How to Bleed a Clutch Line with a Pressure Bleeder

To bleed a clutch means to remove then unwanted air trapped in your hydraulic system. Here is how to go about it using a pressure bleeder.


  • A wrench
  • Jack and jack stands
  • Can or cup to catch the fluid
  • Flexible tubing or hose that fits on the bleeder valve
  • A pressure bleeder


  1. Jack up the front of your car and open the hood
  2. Take the cap off of the clutch fluid reservoir and check if the reservoir is filled to the brim.
  3. Screw your pressure bleeder over the reservoir
  4. Press your clutch a couple of times
  5. Pump your power bleeder to a PSI of approximately 12.
  6. Take the following items with you under the car:
  7. Wrench
  8. Cup
  9. Flexible tubing
  10. Find the bleed valve on the clutch slave cylinder. Spray some penetrating oil on it if there is corrosion.
  11. Check if the bleed valve can turn and then place the horse hover it. Prepare the cup for collecting fluid.
  12. Turn the bleeder valve up to ¼ of the way using your wrench and hold. Watch out for air bubbles in the fluid.
  13. When the air bubbles stop, tighten the bleeder valve and take out the tube.
  14. Some of the fluid in the reservoir will be lost, so be sure to top it off to the full line
  15. Now test if the clutch is tight and easier to engage. If the problem persists, you may need to replace your slave cylinder or master cylinder.

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How to bleed a clutch system without a bleeder

You will need:

  • Clutch fluid
  • A wrench
  • An assistant


  1. Check how much fluid is left in your clutch fluid reservoir. It should be filled to the maximum.
  2. Put a pan under the bleeder screw
  3. Have your assistant press the clutch a couple of times, then hold it down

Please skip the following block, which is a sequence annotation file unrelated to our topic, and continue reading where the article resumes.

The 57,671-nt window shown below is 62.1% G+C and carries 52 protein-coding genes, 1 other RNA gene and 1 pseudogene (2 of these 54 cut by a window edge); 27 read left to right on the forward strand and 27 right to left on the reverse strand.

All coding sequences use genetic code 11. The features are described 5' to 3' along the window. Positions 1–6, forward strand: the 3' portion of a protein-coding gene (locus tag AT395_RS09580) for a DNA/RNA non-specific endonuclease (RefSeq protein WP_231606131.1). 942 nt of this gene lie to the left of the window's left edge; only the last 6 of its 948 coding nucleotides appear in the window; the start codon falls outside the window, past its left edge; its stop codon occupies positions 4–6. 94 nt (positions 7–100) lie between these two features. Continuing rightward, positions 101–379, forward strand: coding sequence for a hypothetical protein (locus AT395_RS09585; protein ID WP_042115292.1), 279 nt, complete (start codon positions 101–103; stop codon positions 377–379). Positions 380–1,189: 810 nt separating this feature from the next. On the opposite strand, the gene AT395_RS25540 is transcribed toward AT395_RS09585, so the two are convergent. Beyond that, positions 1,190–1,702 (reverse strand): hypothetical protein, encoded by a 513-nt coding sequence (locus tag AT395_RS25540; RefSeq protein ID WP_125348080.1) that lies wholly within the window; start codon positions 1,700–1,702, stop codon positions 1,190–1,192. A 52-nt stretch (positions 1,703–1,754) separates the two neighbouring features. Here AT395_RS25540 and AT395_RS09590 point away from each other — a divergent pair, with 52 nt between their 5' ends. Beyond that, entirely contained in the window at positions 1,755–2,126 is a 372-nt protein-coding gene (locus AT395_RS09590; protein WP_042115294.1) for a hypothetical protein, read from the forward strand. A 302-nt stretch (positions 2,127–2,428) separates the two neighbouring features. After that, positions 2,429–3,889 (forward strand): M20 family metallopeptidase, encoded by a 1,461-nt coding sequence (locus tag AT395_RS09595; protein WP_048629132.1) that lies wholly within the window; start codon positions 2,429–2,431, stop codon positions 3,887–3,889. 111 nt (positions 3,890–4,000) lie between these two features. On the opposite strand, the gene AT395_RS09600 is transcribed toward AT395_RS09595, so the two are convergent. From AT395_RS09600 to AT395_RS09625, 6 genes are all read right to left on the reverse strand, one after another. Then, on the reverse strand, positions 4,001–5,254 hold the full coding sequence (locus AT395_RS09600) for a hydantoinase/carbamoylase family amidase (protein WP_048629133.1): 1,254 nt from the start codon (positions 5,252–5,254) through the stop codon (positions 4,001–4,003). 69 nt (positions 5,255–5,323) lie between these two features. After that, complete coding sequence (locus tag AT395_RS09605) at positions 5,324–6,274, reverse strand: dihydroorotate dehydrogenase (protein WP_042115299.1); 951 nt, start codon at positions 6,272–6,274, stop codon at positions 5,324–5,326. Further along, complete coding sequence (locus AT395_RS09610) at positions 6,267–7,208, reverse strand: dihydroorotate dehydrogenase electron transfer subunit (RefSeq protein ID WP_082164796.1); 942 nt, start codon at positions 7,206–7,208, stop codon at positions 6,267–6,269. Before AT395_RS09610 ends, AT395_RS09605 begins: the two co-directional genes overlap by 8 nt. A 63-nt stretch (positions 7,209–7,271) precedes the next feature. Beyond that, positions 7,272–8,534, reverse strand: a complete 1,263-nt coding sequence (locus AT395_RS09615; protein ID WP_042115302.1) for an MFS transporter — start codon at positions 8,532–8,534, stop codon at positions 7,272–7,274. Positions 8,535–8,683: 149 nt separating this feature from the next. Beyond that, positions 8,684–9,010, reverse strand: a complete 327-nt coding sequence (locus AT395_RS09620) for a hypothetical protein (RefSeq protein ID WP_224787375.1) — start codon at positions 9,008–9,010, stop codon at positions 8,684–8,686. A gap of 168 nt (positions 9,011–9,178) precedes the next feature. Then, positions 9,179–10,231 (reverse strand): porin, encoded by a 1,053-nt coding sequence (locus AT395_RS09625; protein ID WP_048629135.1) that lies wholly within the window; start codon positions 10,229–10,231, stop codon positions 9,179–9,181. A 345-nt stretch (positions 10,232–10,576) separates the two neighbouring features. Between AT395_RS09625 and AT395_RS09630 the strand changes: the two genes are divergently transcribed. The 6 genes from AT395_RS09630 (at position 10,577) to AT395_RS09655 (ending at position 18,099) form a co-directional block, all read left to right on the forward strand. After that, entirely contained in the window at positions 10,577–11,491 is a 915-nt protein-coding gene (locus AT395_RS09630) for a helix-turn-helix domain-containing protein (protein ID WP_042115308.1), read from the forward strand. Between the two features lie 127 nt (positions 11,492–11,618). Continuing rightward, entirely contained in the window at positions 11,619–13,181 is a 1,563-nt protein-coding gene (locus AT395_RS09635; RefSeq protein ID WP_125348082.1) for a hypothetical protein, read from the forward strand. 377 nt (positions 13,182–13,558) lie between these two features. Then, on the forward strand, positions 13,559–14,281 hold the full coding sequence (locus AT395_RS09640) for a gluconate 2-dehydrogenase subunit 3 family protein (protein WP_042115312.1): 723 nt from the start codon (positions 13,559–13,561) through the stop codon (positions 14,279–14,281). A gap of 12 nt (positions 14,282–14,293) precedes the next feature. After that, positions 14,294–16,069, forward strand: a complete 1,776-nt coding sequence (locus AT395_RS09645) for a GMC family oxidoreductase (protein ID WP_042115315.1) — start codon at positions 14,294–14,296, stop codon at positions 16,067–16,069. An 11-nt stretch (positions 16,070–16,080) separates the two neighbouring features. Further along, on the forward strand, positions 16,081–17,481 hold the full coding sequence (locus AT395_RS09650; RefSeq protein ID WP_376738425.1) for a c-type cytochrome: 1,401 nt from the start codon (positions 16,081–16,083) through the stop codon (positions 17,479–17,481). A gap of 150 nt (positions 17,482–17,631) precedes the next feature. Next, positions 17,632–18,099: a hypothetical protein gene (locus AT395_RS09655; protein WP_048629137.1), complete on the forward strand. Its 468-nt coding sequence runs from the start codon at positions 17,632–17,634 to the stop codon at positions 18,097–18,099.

4. Unscrew the bleeder screw using your wrench, about halfway through
  5. Wait for the bleeding to slow down before you tighten the screw back
  6. Disengage the clutch pedal and increase the clutch fluid
  7. Redo this process until you see only liquid coming out, with no air bubbles.
How to bleed a clutch system without a bleeder

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FAQs on Air in the Clutch Line

Can air in clutch line make the clutch slip?

No, air in the clutch line would not cause slipping. Air would hinder the clutch from releasing all the way.

Why does my clutch have no pressure?

Check and confirm whether the slave cylinder is moving. If not, the slave cylinder could have a leak preventing it from functioning efficiently.

Also, make sure the pin to your clutch pedal is hooked to the master cylinder. If there is no leak, it could be a symptom of air in the clutch line.

When every part of your vehicle is doing its job properly, you not have any difficulty switching gears.

Resistance, stuttering, and slight vibrations when shifting gears are clear signs of air in your clutch hose.

That is why it is important to keep your transmission fluid at the maximum level all the time so that your gear can shift smoothly and efficiently.

Sometimes symptoms of air in clutch line can also indicate low clutch fluid, especially if there is a leak on your master cylinder or slave cylinder.

You need to attend to these leakages as soon as possible as low fluid levels can cause severe damage to your car’s internal components.

You can easily determine whether your car is losing clutch fluid level by dipping a dipstick in the clutch fluid reservoir. Your vehicle will also give you some signs.